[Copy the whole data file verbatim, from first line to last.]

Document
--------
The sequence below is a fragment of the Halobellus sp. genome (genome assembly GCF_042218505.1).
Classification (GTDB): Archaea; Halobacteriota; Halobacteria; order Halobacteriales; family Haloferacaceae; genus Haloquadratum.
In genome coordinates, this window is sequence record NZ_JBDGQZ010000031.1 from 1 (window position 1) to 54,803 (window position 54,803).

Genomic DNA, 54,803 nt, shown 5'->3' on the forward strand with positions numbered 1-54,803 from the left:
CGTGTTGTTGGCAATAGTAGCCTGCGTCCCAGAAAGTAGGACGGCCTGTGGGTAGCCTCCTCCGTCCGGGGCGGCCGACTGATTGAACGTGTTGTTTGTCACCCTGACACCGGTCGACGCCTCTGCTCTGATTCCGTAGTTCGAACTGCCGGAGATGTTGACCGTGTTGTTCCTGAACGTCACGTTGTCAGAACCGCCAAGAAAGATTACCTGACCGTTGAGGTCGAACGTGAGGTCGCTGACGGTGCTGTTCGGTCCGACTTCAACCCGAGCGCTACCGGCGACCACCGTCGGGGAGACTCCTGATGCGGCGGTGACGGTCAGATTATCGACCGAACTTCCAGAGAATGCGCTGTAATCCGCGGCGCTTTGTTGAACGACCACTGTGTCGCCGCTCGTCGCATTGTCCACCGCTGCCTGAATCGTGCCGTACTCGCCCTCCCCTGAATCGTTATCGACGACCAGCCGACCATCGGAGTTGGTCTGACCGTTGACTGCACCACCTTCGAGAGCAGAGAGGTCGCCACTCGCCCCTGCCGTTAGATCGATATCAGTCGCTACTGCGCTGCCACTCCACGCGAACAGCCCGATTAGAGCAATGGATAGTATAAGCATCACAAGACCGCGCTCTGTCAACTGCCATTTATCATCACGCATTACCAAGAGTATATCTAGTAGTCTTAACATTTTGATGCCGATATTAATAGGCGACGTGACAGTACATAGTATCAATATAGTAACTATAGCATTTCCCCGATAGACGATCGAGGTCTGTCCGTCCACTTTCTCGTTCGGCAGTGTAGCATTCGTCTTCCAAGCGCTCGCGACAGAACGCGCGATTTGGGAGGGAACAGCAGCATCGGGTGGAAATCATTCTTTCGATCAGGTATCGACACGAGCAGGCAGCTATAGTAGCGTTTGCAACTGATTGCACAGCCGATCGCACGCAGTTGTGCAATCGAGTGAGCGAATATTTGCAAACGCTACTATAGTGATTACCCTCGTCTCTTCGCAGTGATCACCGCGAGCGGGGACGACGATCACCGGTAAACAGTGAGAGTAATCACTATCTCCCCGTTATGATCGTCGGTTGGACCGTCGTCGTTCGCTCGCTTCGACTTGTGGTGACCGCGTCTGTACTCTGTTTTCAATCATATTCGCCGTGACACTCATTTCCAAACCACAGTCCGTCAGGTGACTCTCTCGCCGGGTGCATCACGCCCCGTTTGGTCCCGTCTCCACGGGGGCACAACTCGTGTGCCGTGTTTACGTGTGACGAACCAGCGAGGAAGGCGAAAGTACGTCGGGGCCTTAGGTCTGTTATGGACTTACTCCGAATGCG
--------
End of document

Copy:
The sequence below is a fragment of the Halobellus sp. genome (genome assembly GCF_042218505.1).
Classification (GTDB): Archaea; Halobacteriota; Halobacteria; order Halobacteriales; family Haloferacaceae; genus Haloquadratum.
In genome coordinates, this window is sequence record NZ_JBDGQZ010000031.1 from 1 (window position 1) to 54,803 (window position 54,803).

Genomic DNA, 54,803 nt, shown 5'->3' on the forward strand with positions numbered 1-54,803 from the left:
CGTGTTGTTGGCAATAGTAGCCTGCGTCCCAGAAAGTAGGACGGCCTGTGGGTAGCCTCCTCCGTCCGGGGCGGCCGACTGATTGAACGTGTTGTTTGTCACCCTGACACCGGTCGACGCCTCTGCTCTGATTCCGTAGTTCGAACTGCCGGAGATGTTGACCGTGTTGTTCCTGAACGTCACGTTGTCAGAACCGCCAAGAAAGATTACCTGACCGTTGAGGTCGAACGTGAGGTCGCTGACGGTGCTGTTCGGTCCGACTTCAACCCGAGCGCTACCGGCGACCACCGTCGGGGAGACTCCTGATGCGGCGGTGACGGTCAGATTATCGACCGAACTTCCAGAGAATGCGCTGTAATCCGCGGCGCTTTGTTGAACGACCACTGTGTCGCCGCTCGTCGCATTGTCCACCGCTGCCTGAATCGTGCCGTACTCGCCCTCCCCTGAATCGTTATCGACGACCAGCCGACCATCGGAGTTGGTCTGACCGTTGACTGCACCACCTTCGAGAGCAGAGAGGTCGCCACTCGCCCCTGCCGTTAGATCGATATCAGTCGCTACTGCGCTGCCACTCCACGCGAACAGCCCGATTAGAGCAATGGATAGTATAAGCATCACAAGACCGCGCTCTGTCAACTGCCATTTATCATCACGCATTACCAAGAGTATATCTAGTAGTCTTAACATTTTGATGCCGATATTAATAGGCGACGTGACAGTACATAGTATCAATATAGTAACTATAGCATTTCCCCGATAGACGATCGAGGTCTGTCCGTCCACTTTCTCGTTCGGCAGTGTAGCATTCGTCTTCCAAGCGCTCGCGACAGAACGCGCGATTTGGGAGGGAACAGCAGCATCGGGTGGAAATCATTCTTTCGATCAGGTATCGACACGAGCAGGCAGCTATAGTAGCGTTTGCAACTGATTGCACAGCCGATCGCACGCAGTTGTGCAATCGAGTGAGCGAATATTTGCAAACGCTACTATAGTGATTACCCTCGTCTCTTCGCAGTGATCACCGCGAGCGGGGACGACGATCACCGGTAAACAGTGAGAGTAATCACTATCTCCCCGTTATGATCGTCGGTTGGACCGTCGTCGTTCGCTCGCTTCGACTTGTGGTGACCGCGTCTGTACTCTGTTTTCAATCATATTCGCCGTGACACTCATTTCCAAACCACAGTCCGTCAGGTGACTCTCTCGCCGGGTGCATCACGCCCCGTTTGGTCCCGTCTCCACGGGGGCACAACTCGTGTGCCGTGTTTACGTGTGACGAACCAGCGAGGAAGGCGAAAGTACGTCGGGGCCTTAGGTCTGTTATGGACTTACTCCGAATGCG